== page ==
The water level in the human body is continuously decreasing even if we are just sitting and watching television. Water is lost in numerous ways. The common ways water is lost in the body are through urine, stool, and sweat. Breathing also contributes to water loss in the body. With these water exits, human beings are always at risk for dehydration.
What is dehydration?
Dehydration is a condition wherein body fluid is excessively lost. There are three types of dehydration. First is hypotonic or hyponatremic dehydration wherein electrolytes, particularly sodium, is lost in the body. Second is hypertonic or hypernatremic wherein water is lost in the body and third is isotonic or isonatremic wherein there is equal loss of water and electrolytes in the body. The most common type of dehydration experienced by humans is isotonic. Knowing the type of dehydration is important so that appropriate management can be given to those who are experiencing it.
There are numerous causes of dehydration and some of these are as follows: fever, vomiting, diarrhea, diseases (like Amoebiasis), increased urination, decrease fluid intake, injury in the oral area which hinders the person to take in water, and lack of potable water.
What are the symptoms of dehydration in women?
Understanding the symptoms and signs of dehydration is key in being able to identify when it is taking place. Dehydration is becoming a common killer of people due to recent heat waves, so it’s now more important than ever to understand what you’re looking at.
Symptoms of dehydration are women are also the same as with men and infants. Some of these symptoms are dry oral mucosa, dry tongue, sunken eye balls, dry skin, increased thirst, decrease urine output, concentrated urine, body weakness, decrease in body weight, inability to sweat, dizziness and palpitations.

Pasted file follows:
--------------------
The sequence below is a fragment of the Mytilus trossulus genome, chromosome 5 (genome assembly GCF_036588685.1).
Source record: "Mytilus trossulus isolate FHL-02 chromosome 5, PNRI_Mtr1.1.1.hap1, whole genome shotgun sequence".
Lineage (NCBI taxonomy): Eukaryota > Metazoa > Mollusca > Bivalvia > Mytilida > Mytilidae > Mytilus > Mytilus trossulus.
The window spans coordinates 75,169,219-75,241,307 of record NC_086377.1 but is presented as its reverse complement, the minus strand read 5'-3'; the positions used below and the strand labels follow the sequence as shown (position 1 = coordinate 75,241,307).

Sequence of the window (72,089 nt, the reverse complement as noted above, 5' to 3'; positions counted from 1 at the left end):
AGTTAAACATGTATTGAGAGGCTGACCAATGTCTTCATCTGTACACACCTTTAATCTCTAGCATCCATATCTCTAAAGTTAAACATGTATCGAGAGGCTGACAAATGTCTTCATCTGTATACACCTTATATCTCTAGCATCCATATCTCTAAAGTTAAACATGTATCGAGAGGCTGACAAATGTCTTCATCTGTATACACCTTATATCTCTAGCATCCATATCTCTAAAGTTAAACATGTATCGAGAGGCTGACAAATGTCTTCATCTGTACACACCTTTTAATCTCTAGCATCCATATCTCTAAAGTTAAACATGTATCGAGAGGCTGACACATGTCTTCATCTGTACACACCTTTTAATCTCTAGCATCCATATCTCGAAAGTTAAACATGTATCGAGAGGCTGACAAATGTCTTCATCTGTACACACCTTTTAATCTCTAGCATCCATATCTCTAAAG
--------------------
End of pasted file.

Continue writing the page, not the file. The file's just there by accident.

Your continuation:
Here’s a video showing a simple test for dehydration:
What is the treatment for dehydration?
When these symptoms are observed, it is best to immediately seek medical attention. Severe dehydration can cause neurological deficits and could even lead to death. If still at home, it is best to drink a lot of water or any oral rehydrating solutions. Volume per volume replacement is advised. It means that when an estimated 100ml of water is eliminated in the body (through stool for example), a 100 ml of water should also be taken in so that water balance in the body is maintained. In the hospital, intravenous therapy and mediations to stop the cause of water loss are advised.
If the cause of dehydration is severe diarrhea and vomiting (in case of Amoeabiasis), medical management includes water replacement through intravenous therapy and intake of medications, like metronidazole, to combat the causative agent of Amoebiasis.
How to prevent dehydration
Prevention is better than cure. To prevent dehydration, one should always drink a lot of water. Drinking at least 8 glasses of water a day is advised but that still depends on the activities one engages. Sports fanatics should drink more water because they lose more body fluid than the average person at home watching television. Rehydration salts and drinks can help combat dehydration and maintain the electrolytes needed.